The Earth as Marketplace
If commerce were permitted to act to the universal extent it is capable of, it would extirpate the system of war, and produce a revolution in the uncivilized state of governments. The invention of commerce has arisen since those governments began, and is the greatest approach toward universal civilization, that has yet been made by any means not immediately flowing from moral principles. — Thomas Paine, The Rights of Man
I am very intrigued by this statement from Tom Paine, for with it we come to the crux of the matter — the utopian mission of capitalism and the idealism of neo-liberal globalisation: a vision of the one space of the Earth as global marketplace realised as the universal civilisation of commerce, or the Empire of Commerce. The One World realised as a borderless and uniform space of free trade and commercial exchanges, a singular matrix of global supply and demand, of production and consumption, of “the virtue of selfishness” and acquisitive individualism; one global space of economic transactions for each and all, everyone peacefully pursuing their “rational self-interest” in the spirit of entrepreneurialism and universal goodwill.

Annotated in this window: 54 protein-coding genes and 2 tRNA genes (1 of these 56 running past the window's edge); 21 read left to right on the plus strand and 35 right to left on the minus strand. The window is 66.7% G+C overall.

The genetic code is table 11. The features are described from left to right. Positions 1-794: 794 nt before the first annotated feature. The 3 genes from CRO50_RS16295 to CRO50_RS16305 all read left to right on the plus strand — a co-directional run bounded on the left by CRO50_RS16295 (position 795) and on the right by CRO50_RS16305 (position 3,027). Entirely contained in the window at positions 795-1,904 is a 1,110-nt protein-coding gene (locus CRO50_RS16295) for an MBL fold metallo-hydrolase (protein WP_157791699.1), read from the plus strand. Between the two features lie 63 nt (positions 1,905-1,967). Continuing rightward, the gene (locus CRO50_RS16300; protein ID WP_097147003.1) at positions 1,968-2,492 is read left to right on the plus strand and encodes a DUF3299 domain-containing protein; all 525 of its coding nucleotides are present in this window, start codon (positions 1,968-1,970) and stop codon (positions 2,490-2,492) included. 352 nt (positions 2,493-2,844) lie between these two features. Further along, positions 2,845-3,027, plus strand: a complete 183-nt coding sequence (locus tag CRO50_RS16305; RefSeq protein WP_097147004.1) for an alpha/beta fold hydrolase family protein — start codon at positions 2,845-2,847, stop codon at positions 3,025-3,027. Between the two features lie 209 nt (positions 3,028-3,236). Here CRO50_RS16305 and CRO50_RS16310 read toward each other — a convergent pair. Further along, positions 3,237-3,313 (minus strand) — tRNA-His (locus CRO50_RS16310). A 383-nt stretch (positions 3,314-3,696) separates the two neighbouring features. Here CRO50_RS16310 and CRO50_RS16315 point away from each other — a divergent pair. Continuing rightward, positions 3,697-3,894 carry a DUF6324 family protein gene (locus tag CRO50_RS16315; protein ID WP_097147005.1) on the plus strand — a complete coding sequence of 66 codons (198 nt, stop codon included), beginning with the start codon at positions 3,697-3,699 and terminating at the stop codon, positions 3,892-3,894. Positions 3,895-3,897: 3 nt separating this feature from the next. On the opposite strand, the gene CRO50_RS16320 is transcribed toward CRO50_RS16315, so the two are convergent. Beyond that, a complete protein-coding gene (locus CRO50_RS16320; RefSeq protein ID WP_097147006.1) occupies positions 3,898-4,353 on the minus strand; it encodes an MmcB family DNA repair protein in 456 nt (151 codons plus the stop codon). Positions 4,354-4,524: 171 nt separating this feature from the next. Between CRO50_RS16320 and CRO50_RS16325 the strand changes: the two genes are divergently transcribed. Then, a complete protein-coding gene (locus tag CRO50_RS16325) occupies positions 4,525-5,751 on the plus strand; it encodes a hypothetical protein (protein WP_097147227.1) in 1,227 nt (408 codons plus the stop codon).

It explains much behind the project of uninhibited global free trade. But the whole planet as “free market” and the Earth as Marketplace is delusional.